The Warlock Speaks, but Doesn’t Dazzle

Manhattan, NY – The warlock arrived at 7:30 p.m. in a black SUV just outside the stage door of Radio City Music Hall. I had been in contact with the warlock’s publicist, Larry Solters, which is to say that Solters had denied my request for an interview with his client, a.k.a. Charlie Sheen.

Undeterred, I told the security guard prior to Sheen’s arrival that I was supposed to meet Solters at 7 p.m. by the stage door. It’s a trick that has worked to get me backstage in the past, but New Yorkers are savvier when it comes to such hijinks. Still, the security guard graciously let us stand near where Sheen’s truck would pull up, while keeping the throngs of paparazzi and wannabe goddesses on the sidelines.

As Sheen’s entourage pulled onto 51st Street, New York police took over and pushed everyone, including yours truly, onto the sidewalk, creating a “safe area” for the actor to make his way into the building. I protested this loudly, but the police weren’t buying my story and basically told me to fuck off.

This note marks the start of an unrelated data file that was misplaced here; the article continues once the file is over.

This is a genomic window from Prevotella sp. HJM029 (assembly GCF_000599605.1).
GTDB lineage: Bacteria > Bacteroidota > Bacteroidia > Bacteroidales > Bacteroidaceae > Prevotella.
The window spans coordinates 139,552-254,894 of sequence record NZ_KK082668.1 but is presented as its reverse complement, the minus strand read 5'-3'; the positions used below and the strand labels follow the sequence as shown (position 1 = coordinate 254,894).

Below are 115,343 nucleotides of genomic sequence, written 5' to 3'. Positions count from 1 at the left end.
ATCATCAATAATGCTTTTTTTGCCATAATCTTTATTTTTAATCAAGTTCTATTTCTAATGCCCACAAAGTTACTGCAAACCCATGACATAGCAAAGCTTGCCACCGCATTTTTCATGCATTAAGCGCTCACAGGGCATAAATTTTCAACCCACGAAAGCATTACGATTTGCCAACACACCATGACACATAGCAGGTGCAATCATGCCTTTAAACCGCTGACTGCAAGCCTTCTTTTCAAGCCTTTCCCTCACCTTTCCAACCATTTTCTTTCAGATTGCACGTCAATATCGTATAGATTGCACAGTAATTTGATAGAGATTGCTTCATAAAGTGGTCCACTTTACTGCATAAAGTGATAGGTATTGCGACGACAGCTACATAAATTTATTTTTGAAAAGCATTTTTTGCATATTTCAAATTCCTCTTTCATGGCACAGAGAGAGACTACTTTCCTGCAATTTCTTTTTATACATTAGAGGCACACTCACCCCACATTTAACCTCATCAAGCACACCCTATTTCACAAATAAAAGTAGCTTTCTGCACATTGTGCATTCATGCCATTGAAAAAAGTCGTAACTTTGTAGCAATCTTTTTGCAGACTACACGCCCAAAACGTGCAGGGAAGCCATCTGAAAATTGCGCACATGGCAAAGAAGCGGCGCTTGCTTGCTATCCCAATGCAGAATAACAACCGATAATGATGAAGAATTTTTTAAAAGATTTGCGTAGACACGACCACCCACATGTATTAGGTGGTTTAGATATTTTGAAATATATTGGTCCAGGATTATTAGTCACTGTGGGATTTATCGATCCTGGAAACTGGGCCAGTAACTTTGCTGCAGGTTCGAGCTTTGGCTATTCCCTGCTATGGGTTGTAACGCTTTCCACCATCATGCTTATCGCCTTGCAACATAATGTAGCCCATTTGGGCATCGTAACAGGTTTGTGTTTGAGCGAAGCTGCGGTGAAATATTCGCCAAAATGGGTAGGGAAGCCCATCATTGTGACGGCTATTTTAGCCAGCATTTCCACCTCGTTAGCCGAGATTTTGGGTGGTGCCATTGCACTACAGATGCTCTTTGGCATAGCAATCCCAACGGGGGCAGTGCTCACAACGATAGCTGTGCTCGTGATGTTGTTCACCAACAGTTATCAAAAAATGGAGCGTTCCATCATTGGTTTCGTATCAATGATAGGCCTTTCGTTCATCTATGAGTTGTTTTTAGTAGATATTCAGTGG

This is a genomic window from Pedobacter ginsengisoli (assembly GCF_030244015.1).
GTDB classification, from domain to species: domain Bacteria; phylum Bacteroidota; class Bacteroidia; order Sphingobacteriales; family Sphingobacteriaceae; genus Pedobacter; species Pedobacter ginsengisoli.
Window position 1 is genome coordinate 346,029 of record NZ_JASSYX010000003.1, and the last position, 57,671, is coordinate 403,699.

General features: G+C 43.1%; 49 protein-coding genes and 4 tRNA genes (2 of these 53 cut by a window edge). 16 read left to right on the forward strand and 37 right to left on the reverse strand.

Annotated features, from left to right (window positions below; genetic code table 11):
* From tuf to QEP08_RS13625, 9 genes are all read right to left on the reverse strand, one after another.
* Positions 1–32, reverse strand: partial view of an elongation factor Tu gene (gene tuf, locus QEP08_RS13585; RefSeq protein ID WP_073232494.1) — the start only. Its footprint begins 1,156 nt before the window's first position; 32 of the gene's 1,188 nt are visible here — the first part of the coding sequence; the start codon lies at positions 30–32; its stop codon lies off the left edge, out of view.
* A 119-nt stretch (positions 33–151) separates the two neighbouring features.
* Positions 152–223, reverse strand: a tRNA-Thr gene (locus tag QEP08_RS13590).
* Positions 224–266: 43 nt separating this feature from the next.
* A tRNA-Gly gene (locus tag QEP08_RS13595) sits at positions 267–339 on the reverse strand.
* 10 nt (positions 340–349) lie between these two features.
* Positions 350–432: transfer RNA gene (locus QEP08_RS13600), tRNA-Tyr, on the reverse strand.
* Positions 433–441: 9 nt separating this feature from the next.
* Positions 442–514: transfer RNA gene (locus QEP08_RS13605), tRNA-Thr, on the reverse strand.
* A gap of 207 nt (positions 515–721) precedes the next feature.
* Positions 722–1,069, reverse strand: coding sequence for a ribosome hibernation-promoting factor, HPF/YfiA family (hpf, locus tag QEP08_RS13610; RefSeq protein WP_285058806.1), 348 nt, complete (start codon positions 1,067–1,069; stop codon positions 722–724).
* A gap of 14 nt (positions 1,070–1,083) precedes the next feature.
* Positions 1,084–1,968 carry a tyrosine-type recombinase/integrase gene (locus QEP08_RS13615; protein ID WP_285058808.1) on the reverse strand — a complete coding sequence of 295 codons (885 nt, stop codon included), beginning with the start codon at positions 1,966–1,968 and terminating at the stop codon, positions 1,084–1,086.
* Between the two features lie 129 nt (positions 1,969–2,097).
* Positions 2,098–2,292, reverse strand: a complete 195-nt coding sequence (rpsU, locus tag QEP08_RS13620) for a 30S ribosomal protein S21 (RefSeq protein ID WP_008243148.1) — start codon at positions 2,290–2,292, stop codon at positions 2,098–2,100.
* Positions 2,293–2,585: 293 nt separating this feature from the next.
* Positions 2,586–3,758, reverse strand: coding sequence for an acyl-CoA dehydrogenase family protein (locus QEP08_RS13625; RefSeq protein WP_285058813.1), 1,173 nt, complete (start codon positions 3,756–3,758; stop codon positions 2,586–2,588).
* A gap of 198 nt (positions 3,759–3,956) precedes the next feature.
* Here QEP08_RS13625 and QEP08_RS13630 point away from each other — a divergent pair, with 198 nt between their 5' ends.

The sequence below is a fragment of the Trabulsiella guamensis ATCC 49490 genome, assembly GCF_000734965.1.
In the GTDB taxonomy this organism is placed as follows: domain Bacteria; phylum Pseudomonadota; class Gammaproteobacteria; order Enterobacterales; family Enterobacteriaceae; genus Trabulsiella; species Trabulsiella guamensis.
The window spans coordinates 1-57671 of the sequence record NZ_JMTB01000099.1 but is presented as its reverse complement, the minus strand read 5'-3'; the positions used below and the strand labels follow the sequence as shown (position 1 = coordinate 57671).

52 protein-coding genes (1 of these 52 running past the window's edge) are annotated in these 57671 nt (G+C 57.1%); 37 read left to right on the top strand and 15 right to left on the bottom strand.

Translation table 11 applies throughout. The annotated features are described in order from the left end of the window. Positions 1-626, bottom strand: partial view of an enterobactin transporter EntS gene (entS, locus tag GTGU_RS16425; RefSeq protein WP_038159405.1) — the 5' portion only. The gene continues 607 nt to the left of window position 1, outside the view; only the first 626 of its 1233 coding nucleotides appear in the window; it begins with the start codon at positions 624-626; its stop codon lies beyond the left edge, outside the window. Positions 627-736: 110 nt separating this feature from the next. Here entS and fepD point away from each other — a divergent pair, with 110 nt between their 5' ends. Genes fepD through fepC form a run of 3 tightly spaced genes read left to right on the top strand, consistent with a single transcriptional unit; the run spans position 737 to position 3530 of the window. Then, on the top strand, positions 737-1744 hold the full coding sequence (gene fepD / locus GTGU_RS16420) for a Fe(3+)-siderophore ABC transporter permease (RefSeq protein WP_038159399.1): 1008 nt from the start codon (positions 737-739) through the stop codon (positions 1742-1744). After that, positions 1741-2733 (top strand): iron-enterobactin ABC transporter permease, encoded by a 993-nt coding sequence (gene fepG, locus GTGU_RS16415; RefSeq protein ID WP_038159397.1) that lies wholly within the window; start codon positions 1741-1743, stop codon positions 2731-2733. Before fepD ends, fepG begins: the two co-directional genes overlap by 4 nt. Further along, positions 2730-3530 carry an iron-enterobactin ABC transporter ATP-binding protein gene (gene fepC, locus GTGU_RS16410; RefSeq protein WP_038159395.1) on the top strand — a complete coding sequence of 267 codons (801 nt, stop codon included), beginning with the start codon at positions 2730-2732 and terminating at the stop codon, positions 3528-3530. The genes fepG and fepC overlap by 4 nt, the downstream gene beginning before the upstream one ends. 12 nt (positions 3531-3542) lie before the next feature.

Sheen exited the vehicle to great cheers and the clamor of camera flashes. Wearing a NY Yankees cap and tortoiseshell glasses, the actor warlock took a moment to wave to his fans. He’s shorter than the 5’10” he’s said to be. I’m 5’11” and he is well shorter than me. But within moments his handlers ushered him inside the hall and we made our way to our seats.

Sheen, who was basically booed offstage during the inaugural performance of his 20-city My Violent Torpedo of Truth tour, has since tweaked the show in the week since, trading his pulpit and incoherent psychobabble for an In the Actor’s Studio Q&A-type format.